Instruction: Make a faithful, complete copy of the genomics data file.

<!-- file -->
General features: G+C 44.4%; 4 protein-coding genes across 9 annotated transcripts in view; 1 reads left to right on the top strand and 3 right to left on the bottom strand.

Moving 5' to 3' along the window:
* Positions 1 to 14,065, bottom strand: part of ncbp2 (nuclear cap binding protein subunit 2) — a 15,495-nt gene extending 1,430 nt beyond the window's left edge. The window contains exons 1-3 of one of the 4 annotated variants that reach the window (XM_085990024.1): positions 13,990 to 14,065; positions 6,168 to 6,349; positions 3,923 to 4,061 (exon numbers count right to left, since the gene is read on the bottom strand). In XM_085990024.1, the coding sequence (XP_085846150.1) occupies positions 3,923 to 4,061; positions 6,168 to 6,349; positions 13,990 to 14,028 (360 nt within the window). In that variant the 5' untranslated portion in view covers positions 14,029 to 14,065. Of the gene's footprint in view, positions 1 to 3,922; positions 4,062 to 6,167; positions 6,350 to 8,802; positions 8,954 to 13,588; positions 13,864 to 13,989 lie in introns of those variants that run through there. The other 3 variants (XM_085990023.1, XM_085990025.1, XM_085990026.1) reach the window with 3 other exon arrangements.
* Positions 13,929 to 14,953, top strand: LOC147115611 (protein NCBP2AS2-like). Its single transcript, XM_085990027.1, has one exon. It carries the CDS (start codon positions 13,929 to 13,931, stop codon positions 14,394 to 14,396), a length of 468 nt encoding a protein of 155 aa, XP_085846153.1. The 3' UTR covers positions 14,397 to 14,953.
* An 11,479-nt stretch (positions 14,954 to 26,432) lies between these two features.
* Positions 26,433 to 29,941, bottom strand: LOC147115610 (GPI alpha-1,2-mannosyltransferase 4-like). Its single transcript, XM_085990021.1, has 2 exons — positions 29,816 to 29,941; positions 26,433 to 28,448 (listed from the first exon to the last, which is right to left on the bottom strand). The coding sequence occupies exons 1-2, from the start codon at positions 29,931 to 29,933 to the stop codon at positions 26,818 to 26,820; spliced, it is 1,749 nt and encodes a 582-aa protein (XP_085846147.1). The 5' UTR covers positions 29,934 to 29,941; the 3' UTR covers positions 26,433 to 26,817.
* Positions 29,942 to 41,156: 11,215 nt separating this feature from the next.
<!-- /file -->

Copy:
General features: G+C 44.4%; 4 protein-coding genes across 9 annotated transcripts in view; 1 reads left to right on the top strand and 3 right to left on the bottom strand.

Moving 5' to 3' along the window:
* Positions 1 to 14,065, bottom strand: part of ncbp2 (nuclear cap binding protein subunit 2) — a 15,495-nt gene extending 1,430 nt beyond the window's left edge. The window contains exons 1-3 of one of the 4 annotated variants that reach the window (XM_085990024.1): positions 13,990 to 14,065; positions 6,168 to 6,349; positions 3,923 to 4,061 (exon numbers count right to left, since the gene is read on the bottom strand). In XM_085990024.1, the coding sequence (XP_085846150.1) occupies positions 3,923 to 4,061; positions 6,168 to 6,349; positions 13,990 to 14,028 (360 nt within the window). In that variant the 5' untranslated portion in view covers positions 14,029 to 14,065. Of the gene's footprint in view, positions 1 to 3,922; positions 4,062 to 6,167; positions 6,350 to 8,802; positions 8,954 to 13,588; positions 13,864 to 13,989 lie in introns of those variants that run through there. The other 3 variants (XM_085990023.1, XM_085990025.1, XM_085990026.1) reach the window with 3 other exon arrangements.
* Positions 13,929 to 14,953, top strand: LOC147115611 (protein NCBP2AS2-like). Its single transcript, XM_085990027.1, has one exon. It carries the CDS (start codon positions 13,929 to 13,931, stop codon positions 14,394 to 14,396), a length of 468 nt encoding a protein of 155 aa, XP_085846153.1. The 3' UTR covers positions 14,397 to 14,953.
* An 11,479-nt stretch (positions 14,954 to 26,432) lies between these two features.
* Positions 26,433 to 29,941, bottom strand: LOC147115610 (GPI alpha-1,2-mannosyltransferase 4-like). Its single transcript, XM_085990021.1, has 2 exons — positions 29,816 to 29,941; positions 26,433 to 28,448 (listed from the first exon to the last, which is right to left on the bottom strand). The coding sequence occupies exons 1-2, from the start codon at positions 29,931 to 29,933 to the stop codon at positions 26,818 to 26,820; spliced, it is 1,749 nt and encodes a 582-aa protein (XP_085846147.1). The 5' UTR covers positions 29,934 to 29,941; the 3' UTR covers positions 26,433 to 26,817.
* Positions 29,942 to 41,156: 11,215 nt separating this feature from the next.